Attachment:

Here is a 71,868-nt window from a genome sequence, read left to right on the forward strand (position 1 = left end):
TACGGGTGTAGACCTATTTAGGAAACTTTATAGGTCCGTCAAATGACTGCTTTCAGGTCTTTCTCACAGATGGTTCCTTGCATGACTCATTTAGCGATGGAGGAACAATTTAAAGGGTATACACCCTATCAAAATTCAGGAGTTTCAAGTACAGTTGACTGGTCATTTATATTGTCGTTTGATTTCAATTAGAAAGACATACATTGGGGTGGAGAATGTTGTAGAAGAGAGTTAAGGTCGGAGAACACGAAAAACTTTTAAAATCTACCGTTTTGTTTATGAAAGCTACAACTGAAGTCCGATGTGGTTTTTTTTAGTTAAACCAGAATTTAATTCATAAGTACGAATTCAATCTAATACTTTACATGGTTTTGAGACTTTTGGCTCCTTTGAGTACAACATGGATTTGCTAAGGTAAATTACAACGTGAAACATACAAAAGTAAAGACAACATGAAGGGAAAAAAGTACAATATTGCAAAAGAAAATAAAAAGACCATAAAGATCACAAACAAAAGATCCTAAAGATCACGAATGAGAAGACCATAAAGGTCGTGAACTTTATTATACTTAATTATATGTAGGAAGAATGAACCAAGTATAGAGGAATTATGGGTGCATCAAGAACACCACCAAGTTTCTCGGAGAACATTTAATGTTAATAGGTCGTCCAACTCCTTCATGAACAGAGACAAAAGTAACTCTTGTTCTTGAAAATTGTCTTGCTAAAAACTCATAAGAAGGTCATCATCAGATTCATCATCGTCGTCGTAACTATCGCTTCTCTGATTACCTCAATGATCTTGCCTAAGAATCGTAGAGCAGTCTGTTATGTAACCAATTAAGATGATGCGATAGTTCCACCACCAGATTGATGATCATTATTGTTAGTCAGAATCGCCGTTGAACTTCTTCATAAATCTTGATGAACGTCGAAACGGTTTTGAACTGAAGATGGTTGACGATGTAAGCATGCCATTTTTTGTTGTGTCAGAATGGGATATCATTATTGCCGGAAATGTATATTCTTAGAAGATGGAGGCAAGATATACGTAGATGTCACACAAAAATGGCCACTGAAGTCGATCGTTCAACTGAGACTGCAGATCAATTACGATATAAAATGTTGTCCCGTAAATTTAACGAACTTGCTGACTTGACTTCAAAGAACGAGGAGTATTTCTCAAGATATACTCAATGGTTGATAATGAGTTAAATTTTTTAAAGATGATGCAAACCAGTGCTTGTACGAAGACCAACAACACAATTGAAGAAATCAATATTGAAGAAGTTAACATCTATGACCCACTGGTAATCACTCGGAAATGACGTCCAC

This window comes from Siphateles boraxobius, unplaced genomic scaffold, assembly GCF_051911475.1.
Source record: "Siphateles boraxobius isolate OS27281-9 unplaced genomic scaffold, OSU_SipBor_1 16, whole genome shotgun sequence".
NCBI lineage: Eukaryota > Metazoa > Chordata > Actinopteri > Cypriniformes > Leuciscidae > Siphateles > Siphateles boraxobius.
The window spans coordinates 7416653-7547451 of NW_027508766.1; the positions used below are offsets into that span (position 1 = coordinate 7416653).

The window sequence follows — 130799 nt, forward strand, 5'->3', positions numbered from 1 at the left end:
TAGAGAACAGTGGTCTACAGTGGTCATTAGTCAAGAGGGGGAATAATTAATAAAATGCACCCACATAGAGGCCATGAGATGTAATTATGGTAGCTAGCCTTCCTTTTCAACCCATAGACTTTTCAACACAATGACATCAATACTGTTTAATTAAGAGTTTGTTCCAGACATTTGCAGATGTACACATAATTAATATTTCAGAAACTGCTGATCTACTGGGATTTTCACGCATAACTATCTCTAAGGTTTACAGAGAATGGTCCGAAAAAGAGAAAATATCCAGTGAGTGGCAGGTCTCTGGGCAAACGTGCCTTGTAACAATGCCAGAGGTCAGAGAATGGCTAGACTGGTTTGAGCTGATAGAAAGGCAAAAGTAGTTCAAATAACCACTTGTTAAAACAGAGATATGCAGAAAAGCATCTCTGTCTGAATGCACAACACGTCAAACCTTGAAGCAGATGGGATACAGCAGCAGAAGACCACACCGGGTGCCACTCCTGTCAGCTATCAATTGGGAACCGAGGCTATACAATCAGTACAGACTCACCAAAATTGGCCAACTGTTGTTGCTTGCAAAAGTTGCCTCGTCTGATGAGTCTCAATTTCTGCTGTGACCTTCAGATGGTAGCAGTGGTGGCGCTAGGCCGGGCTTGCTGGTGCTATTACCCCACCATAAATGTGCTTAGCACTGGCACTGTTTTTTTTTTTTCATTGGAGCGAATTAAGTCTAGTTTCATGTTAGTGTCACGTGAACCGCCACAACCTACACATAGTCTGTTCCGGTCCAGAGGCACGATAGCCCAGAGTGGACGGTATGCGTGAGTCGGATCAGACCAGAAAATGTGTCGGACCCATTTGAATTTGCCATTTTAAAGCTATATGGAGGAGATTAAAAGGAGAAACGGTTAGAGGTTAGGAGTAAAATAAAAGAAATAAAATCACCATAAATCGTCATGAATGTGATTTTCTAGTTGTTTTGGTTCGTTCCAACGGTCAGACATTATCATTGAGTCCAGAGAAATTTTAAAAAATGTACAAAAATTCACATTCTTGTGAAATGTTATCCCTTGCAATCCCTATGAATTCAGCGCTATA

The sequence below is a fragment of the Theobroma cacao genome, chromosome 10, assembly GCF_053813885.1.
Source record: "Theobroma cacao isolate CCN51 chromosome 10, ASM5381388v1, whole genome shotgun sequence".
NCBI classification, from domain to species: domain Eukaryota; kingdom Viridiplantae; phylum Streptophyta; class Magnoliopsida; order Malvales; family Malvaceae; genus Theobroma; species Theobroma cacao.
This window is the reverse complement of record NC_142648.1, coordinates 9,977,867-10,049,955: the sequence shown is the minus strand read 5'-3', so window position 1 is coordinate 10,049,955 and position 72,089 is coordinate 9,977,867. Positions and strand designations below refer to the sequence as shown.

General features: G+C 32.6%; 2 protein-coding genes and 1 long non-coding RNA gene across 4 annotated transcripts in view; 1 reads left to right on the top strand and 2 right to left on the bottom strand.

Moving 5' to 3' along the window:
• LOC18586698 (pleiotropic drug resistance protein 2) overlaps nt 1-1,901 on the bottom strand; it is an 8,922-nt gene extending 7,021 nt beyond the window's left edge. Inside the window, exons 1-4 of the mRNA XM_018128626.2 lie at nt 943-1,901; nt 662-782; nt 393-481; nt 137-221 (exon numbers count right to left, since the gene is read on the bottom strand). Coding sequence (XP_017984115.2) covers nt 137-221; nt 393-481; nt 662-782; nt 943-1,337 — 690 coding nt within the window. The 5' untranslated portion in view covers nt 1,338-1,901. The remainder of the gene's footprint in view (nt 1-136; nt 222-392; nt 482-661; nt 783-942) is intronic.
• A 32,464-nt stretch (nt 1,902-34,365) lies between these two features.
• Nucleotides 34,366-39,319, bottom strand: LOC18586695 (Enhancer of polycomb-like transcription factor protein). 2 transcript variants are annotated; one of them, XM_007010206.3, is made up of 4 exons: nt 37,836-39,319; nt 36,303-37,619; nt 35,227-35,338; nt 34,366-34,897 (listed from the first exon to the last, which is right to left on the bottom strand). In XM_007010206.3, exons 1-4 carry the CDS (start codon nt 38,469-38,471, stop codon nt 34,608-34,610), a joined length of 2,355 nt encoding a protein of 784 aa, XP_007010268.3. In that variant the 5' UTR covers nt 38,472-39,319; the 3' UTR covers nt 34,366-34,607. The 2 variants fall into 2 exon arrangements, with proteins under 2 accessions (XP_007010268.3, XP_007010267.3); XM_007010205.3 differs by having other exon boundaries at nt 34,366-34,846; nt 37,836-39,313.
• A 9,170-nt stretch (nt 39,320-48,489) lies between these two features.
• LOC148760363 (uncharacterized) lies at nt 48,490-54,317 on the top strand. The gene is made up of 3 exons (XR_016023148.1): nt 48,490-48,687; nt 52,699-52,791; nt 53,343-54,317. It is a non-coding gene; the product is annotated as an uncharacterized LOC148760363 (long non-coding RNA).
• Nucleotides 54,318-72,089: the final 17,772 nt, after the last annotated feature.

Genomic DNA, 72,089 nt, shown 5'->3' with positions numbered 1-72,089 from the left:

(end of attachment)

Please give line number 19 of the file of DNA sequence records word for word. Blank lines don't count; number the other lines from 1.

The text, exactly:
• LOC148760363 (uncharacterized) lies at nt 48,490-54,317 on the top strand. The gene is made up of 3 exons (XR_016023148.1): nt 48,490-48,687; nt 52,699-52,791; nt 53,343-54,317. It is a non-coding gene; the product is annotated as an uncharacterized LOC148760363 (long non-coding RNA).